In one embodiment, Share Definition is performed at a grid wide level, with the user interface provided to an administrator optionally having the ability to restrict visibility to a security partition by security partition basis or to a given subset of grid administrative domains. In other embodiments, shares may be defined for portions of a grid, such as a single gateway server or a subset of file servers.

Once a share is created, the name, path, URI, security partition, group, type, and authentication details are specified. In an embodiment, a graphical user interface 400 is presented, and the user inputs the information into the interface. Here and elsewhere throughout this specification, wherever a graphical user interface is presented, it is to be understood that information may be alternately input via a text interface, a script, an initialization file, or other means. It is further to be understood that the user interface may be laid out in arrangements different from the arrangements presented in the figures, and that interface elements may be added or removed within the spirit of the invention.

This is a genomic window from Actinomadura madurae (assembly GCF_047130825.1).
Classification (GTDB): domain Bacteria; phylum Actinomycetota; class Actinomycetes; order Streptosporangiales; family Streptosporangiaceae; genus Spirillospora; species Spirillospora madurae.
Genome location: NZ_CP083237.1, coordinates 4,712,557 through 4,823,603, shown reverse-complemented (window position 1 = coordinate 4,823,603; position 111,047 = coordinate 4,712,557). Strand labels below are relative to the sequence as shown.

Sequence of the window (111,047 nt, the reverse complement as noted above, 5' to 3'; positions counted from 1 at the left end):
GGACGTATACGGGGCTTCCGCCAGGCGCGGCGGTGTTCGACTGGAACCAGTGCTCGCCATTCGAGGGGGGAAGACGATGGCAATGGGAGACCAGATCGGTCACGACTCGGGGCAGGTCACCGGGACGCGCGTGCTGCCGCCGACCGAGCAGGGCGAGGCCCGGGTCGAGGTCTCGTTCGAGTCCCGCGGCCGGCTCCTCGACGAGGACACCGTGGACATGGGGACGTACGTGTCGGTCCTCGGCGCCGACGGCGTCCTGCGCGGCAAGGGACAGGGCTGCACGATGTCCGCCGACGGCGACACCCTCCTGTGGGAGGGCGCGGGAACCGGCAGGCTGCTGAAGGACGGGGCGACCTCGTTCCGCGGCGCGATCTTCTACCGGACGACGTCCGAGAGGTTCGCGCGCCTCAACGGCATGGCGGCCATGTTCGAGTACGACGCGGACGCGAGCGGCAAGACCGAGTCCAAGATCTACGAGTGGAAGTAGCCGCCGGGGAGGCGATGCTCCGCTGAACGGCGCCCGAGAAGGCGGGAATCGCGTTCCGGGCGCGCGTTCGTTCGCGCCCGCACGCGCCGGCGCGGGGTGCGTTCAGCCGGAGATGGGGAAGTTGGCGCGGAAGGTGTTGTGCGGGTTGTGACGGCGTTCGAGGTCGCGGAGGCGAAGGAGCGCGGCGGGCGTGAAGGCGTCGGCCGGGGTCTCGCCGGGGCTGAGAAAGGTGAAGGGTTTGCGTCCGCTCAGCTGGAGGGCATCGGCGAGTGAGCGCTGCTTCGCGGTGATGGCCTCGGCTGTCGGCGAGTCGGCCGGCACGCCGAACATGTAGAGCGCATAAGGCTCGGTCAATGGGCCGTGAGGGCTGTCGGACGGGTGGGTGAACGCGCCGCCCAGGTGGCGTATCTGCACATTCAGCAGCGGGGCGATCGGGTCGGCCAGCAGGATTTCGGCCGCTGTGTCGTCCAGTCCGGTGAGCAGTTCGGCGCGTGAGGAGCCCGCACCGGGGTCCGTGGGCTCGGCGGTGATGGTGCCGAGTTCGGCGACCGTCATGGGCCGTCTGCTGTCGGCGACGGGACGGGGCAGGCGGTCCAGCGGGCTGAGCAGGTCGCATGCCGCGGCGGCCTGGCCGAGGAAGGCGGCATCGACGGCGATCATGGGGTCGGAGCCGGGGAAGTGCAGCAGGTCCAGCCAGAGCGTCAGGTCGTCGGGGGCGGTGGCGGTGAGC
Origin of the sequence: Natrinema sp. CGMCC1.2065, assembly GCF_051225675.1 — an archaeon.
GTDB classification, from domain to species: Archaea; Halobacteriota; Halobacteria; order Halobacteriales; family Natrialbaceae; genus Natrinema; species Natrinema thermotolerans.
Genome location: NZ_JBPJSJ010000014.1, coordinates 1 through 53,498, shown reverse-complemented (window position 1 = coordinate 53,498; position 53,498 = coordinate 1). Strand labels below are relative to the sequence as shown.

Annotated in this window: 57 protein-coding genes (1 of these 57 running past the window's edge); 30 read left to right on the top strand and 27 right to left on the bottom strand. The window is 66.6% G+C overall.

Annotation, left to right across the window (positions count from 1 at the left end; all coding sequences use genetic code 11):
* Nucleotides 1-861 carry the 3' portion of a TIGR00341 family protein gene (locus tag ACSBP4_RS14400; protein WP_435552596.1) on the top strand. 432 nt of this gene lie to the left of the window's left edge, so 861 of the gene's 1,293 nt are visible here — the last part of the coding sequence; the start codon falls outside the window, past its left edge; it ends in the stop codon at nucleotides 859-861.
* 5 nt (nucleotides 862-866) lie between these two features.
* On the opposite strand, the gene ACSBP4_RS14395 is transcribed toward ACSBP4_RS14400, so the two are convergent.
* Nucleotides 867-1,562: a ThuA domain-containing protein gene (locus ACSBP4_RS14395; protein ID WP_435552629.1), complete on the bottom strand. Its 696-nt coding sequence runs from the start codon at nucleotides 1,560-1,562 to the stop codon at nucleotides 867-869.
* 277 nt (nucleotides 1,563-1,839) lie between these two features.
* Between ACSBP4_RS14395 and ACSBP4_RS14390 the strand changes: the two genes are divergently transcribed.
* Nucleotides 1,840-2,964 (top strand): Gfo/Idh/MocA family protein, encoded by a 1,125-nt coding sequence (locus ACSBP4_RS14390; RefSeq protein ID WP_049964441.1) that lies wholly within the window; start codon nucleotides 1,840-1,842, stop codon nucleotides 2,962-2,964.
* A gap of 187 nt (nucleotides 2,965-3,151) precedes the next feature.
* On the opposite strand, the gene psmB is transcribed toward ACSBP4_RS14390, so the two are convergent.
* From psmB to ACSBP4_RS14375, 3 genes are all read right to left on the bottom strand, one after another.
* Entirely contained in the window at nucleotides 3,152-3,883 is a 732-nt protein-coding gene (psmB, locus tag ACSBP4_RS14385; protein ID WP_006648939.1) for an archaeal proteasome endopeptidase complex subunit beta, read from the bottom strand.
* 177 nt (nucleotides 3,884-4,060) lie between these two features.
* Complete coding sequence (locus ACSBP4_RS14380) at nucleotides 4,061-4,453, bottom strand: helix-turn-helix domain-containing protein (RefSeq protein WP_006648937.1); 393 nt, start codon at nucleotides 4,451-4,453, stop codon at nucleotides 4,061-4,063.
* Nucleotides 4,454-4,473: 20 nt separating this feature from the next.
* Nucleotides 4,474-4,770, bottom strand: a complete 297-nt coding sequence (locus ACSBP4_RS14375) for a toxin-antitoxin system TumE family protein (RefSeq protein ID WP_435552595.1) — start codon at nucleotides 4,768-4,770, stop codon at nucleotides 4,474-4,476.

In one embodiment, the user interface 400 includes a list of defined file system shares 401 with control buttons to add a share 402 and remove a share 403. The interface contains further inputs for creating a new share. The share name field 405 is a user-specified arbitrary name that is used to identify the share within the administrative interface. The share path field 406 is used for NFS and CIFS shares, and provides a unique address for mounting them via network-attached storage protocols. The share URI field 407 specifies a prefix for access via HTTP.

The security partition field 408 indicates the security partition to which content placed into the share is stored. An object store may be configured to support one or more security partitions. This drop down menu shows all currently defined security partitions. Security partitions as described here may be implemented as administrative domains or partitions, as described elsewhere in this specification. In other embodiments, the object store may not support security partitions, in which case this input would not be necessary.